Gin paused for a moment before answering. ‘Is that why people are looking at me with estranged faces? Well, it’s not my fault my body isn’t as efficient as the rest of you. I don’t know about you, but travelling two-hundred kilometres in twenty days isn’t that high on my things-I’m-good-at list.’
‘I’m glad it isn’t,’ Brim commented causing Gin to raise an eyebrow.
‘Not sure what you’re trying to say.’
‘In the MBP, we went through gruelling exercises to build up stamina, strength and speed. Most of us couldn’t keep up. The rate of mages reaching adulthood is roughly ten percent, so the majority of those that come out are mostly high ranked mages. The F ranks are basically those that have failed everything but survived the ordeal. They were immediately cast away and unused, despite survival being a major achievement in itself. War didn’t need weaklings after all.’
Brim frowned, reminiscing his past experiences. The friends he grew up that no longer lived. The pain he endured. Those he had to kill with his own hands and those he scorned for being worse than him. All for what? His own survival?
‘What does that have to do with me?’ Gin asked, noticing the unease in Brim.
‘I’m assuming your muscles ache, your stamina dwindling and your will to carry on dropping since the first day,’ Brim snapped back, regretting the immediacy of his response the next moment.
‘Mm. yeah. You’ve assumed correctly,’ Gin admitted, rubbing the back of his hand and forcing a weary laugh.
‘Such simple-minded honesty. Not sure if you’ve noticed, but the others feel the same. They’re probably more tired than you are, even if they don’t want to admit it. But they’re grateful that you’ve allowed time to rest.’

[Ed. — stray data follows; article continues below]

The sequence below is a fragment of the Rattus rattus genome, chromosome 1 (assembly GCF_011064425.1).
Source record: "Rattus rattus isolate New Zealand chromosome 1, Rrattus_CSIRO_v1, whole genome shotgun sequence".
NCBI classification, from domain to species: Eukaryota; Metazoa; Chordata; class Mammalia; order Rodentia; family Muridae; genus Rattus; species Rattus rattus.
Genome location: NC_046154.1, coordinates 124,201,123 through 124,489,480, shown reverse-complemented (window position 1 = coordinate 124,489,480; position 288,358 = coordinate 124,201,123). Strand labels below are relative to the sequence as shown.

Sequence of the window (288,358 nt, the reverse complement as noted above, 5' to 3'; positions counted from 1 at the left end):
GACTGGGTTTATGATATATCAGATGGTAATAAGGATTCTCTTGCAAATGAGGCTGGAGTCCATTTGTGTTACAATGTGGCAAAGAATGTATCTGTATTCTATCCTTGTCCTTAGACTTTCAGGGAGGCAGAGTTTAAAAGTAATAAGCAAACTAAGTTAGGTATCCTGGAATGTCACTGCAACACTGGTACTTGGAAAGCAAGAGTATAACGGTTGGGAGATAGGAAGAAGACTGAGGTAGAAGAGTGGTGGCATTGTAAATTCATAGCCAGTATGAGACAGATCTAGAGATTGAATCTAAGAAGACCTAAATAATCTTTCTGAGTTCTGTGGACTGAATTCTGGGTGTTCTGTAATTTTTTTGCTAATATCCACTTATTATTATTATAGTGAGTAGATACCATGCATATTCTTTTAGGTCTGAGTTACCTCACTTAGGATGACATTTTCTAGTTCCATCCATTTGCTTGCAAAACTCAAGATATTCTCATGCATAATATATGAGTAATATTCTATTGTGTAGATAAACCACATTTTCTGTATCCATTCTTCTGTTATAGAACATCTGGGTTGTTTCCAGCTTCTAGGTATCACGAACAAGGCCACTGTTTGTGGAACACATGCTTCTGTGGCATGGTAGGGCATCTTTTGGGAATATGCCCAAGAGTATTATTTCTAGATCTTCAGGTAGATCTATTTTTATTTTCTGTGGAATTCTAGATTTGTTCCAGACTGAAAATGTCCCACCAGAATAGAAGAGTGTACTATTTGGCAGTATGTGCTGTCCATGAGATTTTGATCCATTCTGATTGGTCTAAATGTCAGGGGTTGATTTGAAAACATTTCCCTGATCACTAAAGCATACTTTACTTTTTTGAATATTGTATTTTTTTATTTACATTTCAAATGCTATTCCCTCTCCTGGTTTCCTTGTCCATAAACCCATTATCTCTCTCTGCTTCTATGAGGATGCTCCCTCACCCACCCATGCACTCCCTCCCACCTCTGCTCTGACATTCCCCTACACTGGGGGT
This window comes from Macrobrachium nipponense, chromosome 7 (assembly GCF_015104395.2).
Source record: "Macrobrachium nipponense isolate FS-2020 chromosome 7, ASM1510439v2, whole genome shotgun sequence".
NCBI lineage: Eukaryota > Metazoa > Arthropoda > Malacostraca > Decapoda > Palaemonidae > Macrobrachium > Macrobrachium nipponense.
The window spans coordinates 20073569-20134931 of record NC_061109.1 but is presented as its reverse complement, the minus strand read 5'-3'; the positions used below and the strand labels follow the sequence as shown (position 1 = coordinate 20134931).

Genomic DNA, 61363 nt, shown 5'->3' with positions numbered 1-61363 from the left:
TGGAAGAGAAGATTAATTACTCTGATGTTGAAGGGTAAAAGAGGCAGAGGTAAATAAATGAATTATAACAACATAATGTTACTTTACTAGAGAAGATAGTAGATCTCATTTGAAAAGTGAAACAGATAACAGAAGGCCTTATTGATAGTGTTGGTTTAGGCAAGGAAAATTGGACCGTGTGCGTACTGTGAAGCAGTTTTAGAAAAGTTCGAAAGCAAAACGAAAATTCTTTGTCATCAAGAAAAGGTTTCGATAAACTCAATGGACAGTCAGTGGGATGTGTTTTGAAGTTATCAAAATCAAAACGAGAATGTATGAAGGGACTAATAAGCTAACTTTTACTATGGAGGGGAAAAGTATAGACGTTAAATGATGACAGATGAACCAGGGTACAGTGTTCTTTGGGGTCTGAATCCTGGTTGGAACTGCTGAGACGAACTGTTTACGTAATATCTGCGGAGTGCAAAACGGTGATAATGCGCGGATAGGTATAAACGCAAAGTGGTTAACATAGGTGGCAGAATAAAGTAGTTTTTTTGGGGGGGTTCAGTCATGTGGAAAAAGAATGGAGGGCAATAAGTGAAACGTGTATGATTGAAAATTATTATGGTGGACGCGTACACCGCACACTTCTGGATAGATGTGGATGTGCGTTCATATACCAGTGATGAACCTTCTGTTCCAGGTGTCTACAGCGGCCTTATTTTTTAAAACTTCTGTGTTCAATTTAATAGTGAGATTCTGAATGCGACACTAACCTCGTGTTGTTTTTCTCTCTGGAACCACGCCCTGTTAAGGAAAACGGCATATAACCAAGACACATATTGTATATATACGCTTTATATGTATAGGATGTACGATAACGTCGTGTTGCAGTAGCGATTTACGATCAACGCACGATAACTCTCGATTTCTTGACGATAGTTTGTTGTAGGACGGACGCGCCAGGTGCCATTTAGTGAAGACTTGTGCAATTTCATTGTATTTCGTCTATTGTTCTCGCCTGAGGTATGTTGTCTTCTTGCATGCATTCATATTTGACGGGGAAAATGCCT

‘They are?’ Gin looked back at his battalion and noticed the signs that confirmed Brim’s observation. ‘Wow. Here I thought I was the only one struggling. Guess they were all putting up a very convincing poker face.’
‘So are you. They probably just want to impress you.’
‘Heh. I don’t know about that. Being a role model is tough. But if what you said is true, it’s good to hear how they feel. But let’s keep the fact that the real reason for having rest breaks a secret.’
‘Of course. Can’t let them think their fearless leader is completely weak and useless, now can we?’
‘That’s rich coming from you, Brim. I’m not the one who’s idling around in the caravans.’
Brim began a light jog, did a couple jumping Jacks before returning, giving Gin a pat on the back.
‘See? I do my fair bit of exercise too,’ he joked. ‘I’ve walked this sort of travel before anyway. It’s not that hard. Not sure why you’re struggling this much.’
‘I’m sorry. What’s the score between us?’ Gin retorted cupping his hand around his ear.
‘Didn’t I win the last five matches in a row?’
‘Ah, but the score?’ Gin pointed out.
‘You’re afraid that I’m catching up now,’ Brim deflected the question with ease.
‘If you say so. Want to have a rematch if we get back in one piece? Settle things once and for all.’
‘Heh. That’s the spirit,’ Gin stretched his arms to show his exhaustion for once but stopped in an instant to point at Brim. ‘Oh, just to remind you, it’s seventy-nine seventy-seven to me.’
‘Yeah, yeah,’ Brim rolled his eyes at that remark. He frowned some more before turning back to Gin.
‘Hm? Something wrong?’
‘Everyone’s still going to be tired even after the break, aren’t they?’
‘If their stamina and recovery rate are like mine, then yeah.’
‘How long do you think it will take for you to be in peak form?’
Gin stood there thinking for a moment, hand on ching before responding with a, ‘I reckon a day or two.’
‘Hmm. I think we can make it work then.’
‘Make what work?’
Someone interrupted their conversation, asking for jug Gin drank from. The pair complied, taking their leave to a location more private, arriving several hundred metres away from the battalions at the cost of losing the cool shade of the rezah.
‘Anyway,’ Brim continued. ‘We’re just over a hundred kilometres from our destination and we have roughly two weeks to do it in before the enemy is expected to arrive. We’d want a day to be prepared on the battlefield, so if we travel sixty kilometres within the four or five days, then we can rest for two days before making one final push.’